One of the great pleasures in my life was time spent walking my dogs, however the neighborhood we lived in was starting to decline and became less safe. Seattle as it grew and expanded became more expensive. The neighborhood we lived in was more still an affordable area but attracted less desirable and questionable characters (we suspected there was a “Meth lab” near our house).
We lived in a large house in Seattle (2800 square feet) and we had a lot of stuff. We had a mother-in-law style apartment in the daylight basement that we rented for awhile and when our tenants moved out we filled it with more stuff. I realize now that a lot of the stuff I bought (as a friend of mine pointed out – I was a “collector”) was related to seeking happiness, comfort, or a temporary purchase “high”.
Around 2001 we adopted our rescued miniature schnauzers Fritz and Snickers from a place I never heard of before – Central, Oregon. They were found as strays in a place called Maupin, Oregon and then were first rescued by a couple who lived in Sisters, Oregon but could not keep them. We adopted them through Miniature Schnauzer Rescue out of Portland, Oregon.
A year or so before I had started quilting, a friend took me to the annual Sew Expo in Pullayup, WA for the first time and I visited the booth of this magical quilt shop called the Stitchin’ Post which was from Sisters, Oregon.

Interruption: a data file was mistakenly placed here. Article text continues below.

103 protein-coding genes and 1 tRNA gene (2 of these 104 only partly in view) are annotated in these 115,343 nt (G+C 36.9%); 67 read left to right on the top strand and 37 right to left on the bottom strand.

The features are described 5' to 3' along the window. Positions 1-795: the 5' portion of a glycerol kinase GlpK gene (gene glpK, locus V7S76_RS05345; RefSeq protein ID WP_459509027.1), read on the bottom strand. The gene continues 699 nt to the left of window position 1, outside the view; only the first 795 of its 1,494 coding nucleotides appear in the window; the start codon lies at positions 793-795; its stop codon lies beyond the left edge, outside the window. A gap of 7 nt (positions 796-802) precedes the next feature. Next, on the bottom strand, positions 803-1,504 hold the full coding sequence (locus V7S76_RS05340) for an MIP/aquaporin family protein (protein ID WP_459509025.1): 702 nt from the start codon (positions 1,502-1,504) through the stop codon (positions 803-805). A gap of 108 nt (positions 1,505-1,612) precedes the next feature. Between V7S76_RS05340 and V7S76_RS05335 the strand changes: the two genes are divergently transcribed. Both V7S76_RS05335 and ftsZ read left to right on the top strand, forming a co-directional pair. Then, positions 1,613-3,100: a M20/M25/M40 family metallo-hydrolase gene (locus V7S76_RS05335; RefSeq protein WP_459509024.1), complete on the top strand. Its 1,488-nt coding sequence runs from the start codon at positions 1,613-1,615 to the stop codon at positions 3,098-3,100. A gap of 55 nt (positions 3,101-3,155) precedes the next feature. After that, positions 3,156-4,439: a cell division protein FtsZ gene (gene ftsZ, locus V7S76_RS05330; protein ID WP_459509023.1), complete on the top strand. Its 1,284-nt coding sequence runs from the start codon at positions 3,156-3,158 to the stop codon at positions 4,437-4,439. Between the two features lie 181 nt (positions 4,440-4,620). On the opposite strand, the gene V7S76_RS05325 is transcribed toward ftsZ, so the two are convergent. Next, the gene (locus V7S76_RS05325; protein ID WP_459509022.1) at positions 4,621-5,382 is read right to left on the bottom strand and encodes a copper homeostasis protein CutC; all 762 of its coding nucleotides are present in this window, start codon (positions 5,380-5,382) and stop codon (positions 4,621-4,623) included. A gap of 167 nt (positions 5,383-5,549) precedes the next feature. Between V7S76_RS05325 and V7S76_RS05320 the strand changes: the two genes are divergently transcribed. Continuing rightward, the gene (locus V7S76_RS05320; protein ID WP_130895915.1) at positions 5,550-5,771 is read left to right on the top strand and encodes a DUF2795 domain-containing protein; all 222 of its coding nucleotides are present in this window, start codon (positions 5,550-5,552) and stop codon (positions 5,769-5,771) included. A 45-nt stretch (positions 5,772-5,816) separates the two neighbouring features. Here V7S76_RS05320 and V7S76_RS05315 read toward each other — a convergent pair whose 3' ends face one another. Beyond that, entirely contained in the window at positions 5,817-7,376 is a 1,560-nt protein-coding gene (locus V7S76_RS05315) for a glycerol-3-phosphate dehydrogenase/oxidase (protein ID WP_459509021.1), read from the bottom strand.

In 2005 close friends of ours moved to Central, Oregon. We went to visit them a couple months after they moved…
This was it, this was the place. Central Oregon was where I needed to be to feel safe and peaceful again and to continue on a journey I did not even realize I had begun.
We returned from our first visit to Central Oregon in October 2005, put our Seattle house on the market. It sold in 3 days and by November 2005 (yes one month later) we were living in temporary housing in Central Oregon.
This is the place I can walk my dogs at 10 pm at night, alone, and feel safe. Speaking of dogs, my husband would joke when we first moved to town that: “we had to bring the schnauzers back to their native land”.
I will continue the story of this journey in a future post. For now let me leave you with a quote I came across that embraces the idea of the start of a journey (which can begin right outside your front door):
Go outside. Don’t tell anyone and don’t bring your phone. Start walking and keep walking until you no longer know the road like the palm of your hand, because we walk the same roads day in and day out, to the bus and back home and we cease to see. We walk in our sleep and teach our muscles to work without thinking and I dare you to walk where you have not yet walked and I dare you to notice. Don’t try to get anything out of it, because you won’t. Don’t try to make use of it, because you can’t. And that’s the point. Just walk, see, sit down if you like. And be. Just be, whatever you are with whatever you have, and realise that that is enough to be happy.
There’s a whole world out there, right outside your window. You’d be a fool to miss it.
― Charlotte Eriksson
Feature Photo credit: Mathew Herman, free images.com